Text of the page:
Self-managed super funds (SMSF) are an increasingly popular way to save for retirement, with the Australian Tax Office’s (ATO) statistics showing there were nearly 600,000 SMSFs in March 2021. That’s an increase of 7.8% over five years.
One of the big drawcards of an SMSF is they give Australians complete control over how their retirement funds are invested. So dig a little deeper into the ATO’s data and you’ll find SMSFs owning everything from shares and term deposits to collectibles and cryptocurrency.
Then there’s commercial and residential property – which, combined, make up 16% of the estimated $787 billion worth of assets held by SMSFs over the March 2021 quarter.
And you don’t have to look far to see why property is the fourth most popular asset class for SMSFs. Just consider the most recent CoreLogic home value index which found national housing values lifted 16.1% over the year to July 2021 – the fastest pace of annual growth in more than 17 years.
There could be potential tax benefits too, though these will depend on your personal situation which your accountant can clarify. For example:
SMSFs typically pay only 15% tax on rental income
Capital gains tax will also be discounted from 15% to 10% if the property is sold during the accumulation phase and has been held longer than 12 months
If the fund sells the property during the pension phase, no capital gains tax is payable
That said, buying property through a SMSF isn’t for everyone. It’s also not as straightforward as buying a property in your own name. That’s because the ATO has several rules and regulations surrounding this type of purchase.
SMSF property rules
There are four golden rules you need to be aware of when you buy a residential property through your SMSF.
The property must:
Meet the ‘sole purpose test’ of solely providing retirement benefits to fund members
Not be acquired from a related party of a fund member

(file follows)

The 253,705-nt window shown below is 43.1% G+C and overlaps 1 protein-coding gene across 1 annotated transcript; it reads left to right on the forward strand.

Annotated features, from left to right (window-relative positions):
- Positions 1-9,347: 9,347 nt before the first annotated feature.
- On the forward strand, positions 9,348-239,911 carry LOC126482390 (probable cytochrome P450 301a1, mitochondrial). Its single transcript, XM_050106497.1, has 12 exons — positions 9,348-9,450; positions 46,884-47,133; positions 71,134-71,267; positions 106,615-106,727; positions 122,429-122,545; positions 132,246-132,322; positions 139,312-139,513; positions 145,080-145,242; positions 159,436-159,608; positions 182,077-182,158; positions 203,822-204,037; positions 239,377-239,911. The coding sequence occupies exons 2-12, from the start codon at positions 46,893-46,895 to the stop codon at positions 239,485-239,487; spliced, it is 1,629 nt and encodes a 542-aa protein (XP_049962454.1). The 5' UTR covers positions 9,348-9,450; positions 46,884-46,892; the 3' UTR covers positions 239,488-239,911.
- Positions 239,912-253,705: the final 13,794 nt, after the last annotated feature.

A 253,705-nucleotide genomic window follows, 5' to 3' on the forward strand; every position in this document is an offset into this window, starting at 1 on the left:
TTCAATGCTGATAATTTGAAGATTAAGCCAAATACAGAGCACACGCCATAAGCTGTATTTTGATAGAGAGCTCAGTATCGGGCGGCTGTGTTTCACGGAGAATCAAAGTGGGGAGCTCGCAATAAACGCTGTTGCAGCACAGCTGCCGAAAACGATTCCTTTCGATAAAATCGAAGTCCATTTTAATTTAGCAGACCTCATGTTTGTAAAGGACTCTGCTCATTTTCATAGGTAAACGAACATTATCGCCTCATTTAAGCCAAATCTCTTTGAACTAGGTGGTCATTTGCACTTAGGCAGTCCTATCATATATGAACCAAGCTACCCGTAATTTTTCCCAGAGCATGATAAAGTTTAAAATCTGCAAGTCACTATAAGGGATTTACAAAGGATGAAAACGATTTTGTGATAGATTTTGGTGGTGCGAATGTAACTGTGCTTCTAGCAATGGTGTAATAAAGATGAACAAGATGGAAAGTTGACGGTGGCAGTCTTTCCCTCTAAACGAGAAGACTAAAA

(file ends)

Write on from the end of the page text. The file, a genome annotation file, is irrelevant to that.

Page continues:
Not be lived in by a fund member or any fund members’ family
Not be rented by a fund member or any fund members’ family
The rules are a little bit different for commercial property. While the property must still meet the sole purpose test, a SMSF can lease it to a fund member or related party. However, it needs to be on an arms-length basis. This means the terms of the lease and the rent charged need to be commercially competitive and at the market rate.
Borrowing money to buy a property through an SMSF isn’t that straightforward either. That’s because you need to use something called a ‘limited-recourse borrowing arrangement’ (LRBA).
LRBAs are designed to protect the SMSF’s other assets should the fund subsequently default on the loan. This does mean they come with more risk to the lender. So not all lenders offer them. And those that do may charge a higher interest rate than a traditional investment loan.
What’s more, if your SMSF loan isn’t set up correctly, you may find yourself in hot water with the ATO. Penalties for non-compliance include fines as well as civil or criminal prosecution. That’s why it’s strongly recommended you work with a financial planner or accountant. They can help you set up your SMSF correctly, and then provide expert advice on whether buying property is the right investment strategy for your fund.
If it is, then Just Imagine Finance is here to help with the loan.
Call us on 0414 673 359 or fill in the online form.